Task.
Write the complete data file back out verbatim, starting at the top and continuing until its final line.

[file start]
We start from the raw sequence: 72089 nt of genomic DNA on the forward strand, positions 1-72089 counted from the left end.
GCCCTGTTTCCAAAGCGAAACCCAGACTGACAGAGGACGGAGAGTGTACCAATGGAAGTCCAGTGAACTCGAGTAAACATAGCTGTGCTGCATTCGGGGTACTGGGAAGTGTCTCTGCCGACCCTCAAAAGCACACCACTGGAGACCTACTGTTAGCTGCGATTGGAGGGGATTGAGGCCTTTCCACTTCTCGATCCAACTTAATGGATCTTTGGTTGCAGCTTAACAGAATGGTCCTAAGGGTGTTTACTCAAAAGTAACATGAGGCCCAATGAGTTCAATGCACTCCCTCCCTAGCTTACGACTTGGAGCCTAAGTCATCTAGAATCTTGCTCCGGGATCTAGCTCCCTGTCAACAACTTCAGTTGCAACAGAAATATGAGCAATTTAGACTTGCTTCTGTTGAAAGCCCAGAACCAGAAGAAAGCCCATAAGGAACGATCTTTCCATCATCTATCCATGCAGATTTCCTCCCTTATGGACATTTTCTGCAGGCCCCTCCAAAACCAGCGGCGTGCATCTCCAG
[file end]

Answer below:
We start from the raw sequence: 72089 nt of genomic DNA on the forward strand, positions 1-72089 counted from the left end.
GCCCTGTTTCCAAAGCGAAACCCAGACTGACAGAGGACGGAGAGTGTACCAATGGAAGTCCAGTGAACTCGAGTAAACATAGCTGTGCTGCATTCGGGGTACTGGGAAGTGTCTCTGCCGACCCTCAAAAGCACACCACTGGAGACCTACTGTTAGCTGCGATTGGAGGGGATTGAGGCCTTTCCACTTCTCGATCCAACTTAATGGATCTTTGGTTGCAGCTTAACAGAATGGTCCTAAGGGTGTTTACTCAAAAGTAACATGAGGCCCAATGAGTTCAATGCACTCCCTCCCTAGCTTACGACTTGGAGCCTAAGTCATCTAGAATCTTGCTCCGGGATCTAGCTCCCTGTCAACAACTTCAGTTGCAACAGAAATATGAGCAATTTAGACTTGCTTCTGTTGAAAGCCCAGAACCAGAAGAAAGCCCATAAGGAACGATCTTTCCATCATCTATCCATGCAGATTTCCTCCCTTATGGACATTTTCTGCAGGCCCCTCCAAAACCAGCGGCGTGCATCTCCAG